Bobby Woolf: WebSphere SOA and JEE in Practice
From archive: February 2009 X
Want your manager to regard you as truly great talent? Try to follow these habits.
I'm interested in what sorts of employees make their companies stronger. I discuss this from time to time under the heading of "leadership" (blog thread, wiki page).
I talk about this particular topic in Habits of Truly Great Talent (on my wiki).
The IBM Sequoia supercomputer will be faster than the fastest 500 supercomputers, combined.
Thanks to my friend Brian for pointing this out.
My book on integration has been called "the core language of EAI."
I'm interested that 50% of ESBs today are used primarily for integration. What are the other 50% being used for? In fact, I'd be more specific and say that an ESB should be used for service integration (or as IBM likes to call it, "sevice connectivity"), i.e. connecting together service requestors and providers in an SOA. Busses can be used for other things like transporting data and providing event notification, but I wouldn't exactly call those functions of a service bus.
Anyway, nice to be thought of as having helped to document the core language of EAI.
Thanks to my friend Dave for pointing out to me that I was mentioned in this report.
What is cloud computing?
That's obviously no simple question, but here's a quick video that gives some of IBM's answers:
This is from IBM's Cloud Computing pages. You can access the original RC2 video from Why use IBM for cloud computing?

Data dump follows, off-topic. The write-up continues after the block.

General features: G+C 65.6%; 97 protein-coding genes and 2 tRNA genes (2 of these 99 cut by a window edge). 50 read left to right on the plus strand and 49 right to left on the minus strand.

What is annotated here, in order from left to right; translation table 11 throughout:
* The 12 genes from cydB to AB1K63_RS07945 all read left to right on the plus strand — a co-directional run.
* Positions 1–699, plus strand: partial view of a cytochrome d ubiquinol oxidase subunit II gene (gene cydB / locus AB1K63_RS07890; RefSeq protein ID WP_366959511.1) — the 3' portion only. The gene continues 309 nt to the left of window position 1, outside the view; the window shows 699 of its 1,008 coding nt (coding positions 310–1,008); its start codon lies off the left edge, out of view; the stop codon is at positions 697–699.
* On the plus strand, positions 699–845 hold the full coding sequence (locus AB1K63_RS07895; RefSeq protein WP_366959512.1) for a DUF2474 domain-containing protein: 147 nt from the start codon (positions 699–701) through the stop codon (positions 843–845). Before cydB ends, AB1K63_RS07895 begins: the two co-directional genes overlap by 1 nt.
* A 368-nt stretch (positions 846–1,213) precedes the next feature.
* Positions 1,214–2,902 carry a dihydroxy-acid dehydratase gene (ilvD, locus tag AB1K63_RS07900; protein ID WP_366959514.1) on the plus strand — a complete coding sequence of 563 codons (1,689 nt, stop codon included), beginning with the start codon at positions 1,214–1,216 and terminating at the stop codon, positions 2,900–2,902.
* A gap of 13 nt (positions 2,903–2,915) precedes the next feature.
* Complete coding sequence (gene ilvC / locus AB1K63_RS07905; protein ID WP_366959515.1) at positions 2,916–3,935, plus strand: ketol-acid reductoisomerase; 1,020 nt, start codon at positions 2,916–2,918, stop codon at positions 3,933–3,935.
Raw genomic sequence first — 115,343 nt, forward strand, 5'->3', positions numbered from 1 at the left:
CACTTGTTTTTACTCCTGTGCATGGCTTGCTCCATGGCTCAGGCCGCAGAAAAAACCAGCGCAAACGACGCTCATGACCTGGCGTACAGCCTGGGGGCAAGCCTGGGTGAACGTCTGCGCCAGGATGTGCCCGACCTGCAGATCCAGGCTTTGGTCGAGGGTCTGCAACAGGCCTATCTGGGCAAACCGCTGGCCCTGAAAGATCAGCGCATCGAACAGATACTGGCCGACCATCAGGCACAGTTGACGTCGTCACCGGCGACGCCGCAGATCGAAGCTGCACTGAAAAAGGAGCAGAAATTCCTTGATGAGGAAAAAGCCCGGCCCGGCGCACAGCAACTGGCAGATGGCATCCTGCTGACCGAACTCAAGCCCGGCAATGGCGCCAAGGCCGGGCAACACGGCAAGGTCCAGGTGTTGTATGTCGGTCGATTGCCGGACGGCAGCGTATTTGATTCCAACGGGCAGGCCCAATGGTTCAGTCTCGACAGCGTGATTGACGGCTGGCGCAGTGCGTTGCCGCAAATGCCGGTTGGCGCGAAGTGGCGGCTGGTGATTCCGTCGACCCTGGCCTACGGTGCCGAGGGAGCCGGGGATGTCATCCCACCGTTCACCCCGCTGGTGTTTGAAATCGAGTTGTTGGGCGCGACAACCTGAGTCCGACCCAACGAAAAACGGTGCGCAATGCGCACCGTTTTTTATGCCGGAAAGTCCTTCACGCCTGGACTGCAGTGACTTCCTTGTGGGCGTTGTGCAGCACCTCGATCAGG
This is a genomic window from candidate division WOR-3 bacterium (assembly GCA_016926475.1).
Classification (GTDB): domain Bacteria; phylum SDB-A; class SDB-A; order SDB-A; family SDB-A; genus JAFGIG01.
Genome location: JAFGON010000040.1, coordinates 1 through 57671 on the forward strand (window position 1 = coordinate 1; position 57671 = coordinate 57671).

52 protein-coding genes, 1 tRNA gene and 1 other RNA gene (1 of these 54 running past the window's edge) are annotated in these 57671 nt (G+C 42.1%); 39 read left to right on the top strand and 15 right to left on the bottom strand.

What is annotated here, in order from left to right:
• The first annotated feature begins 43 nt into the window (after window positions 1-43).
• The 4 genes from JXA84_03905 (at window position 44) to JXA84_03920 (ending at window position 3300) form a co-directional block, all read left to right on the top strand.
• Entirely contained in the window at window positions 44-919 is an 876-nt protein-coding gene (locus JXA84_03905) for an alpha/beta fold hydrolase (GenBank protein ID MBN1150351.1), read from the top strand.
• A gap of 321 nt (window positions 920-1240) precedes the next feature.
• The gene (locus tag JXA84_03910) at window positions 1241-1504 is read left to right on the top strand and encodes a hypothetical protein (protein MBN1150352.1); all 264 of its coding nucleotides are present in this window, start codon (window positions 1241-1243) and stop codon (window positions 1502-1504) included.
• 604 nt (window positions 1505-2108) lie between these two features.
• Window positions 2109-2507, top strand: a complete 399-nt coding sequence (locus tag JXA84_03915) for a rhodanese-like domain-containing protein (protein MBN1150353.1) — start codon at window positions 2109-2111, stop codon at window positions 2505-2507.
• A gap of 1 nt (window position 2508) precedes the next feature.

Like the video says, cloud computing is not:
Those are part of it, but cloud computing is more. According to IBM:
Cloud computing is a service management platform that provides a transparent infrastructure to users with near zero management costs.
The video then goes on to talk about our Research Compute Cloud (RC2). See "IBM Advances Research through Cloud Computing to Help Solve Real-World Problems."
In Irving Wladawsky-Berger discusses cloud computing with Tech Web TV (which I wish IBM would put on YouTube), one of IBM's leading thinkers describes these advantages of cloud computing:
Another great quote is, "People don't want software-as-a-service, they want services."
He discusses this further in "Reflections on Cloud Computing," "The Promise and Reality of Cloud Computing," and "What is Cloud Computing, Anyway?" (all on his self-titled blog).
One point he makes in another interview is that cloud computing is basically "an Internet of services":
Thanks to my collegue Byron Pojol for pointing out the RC2 video.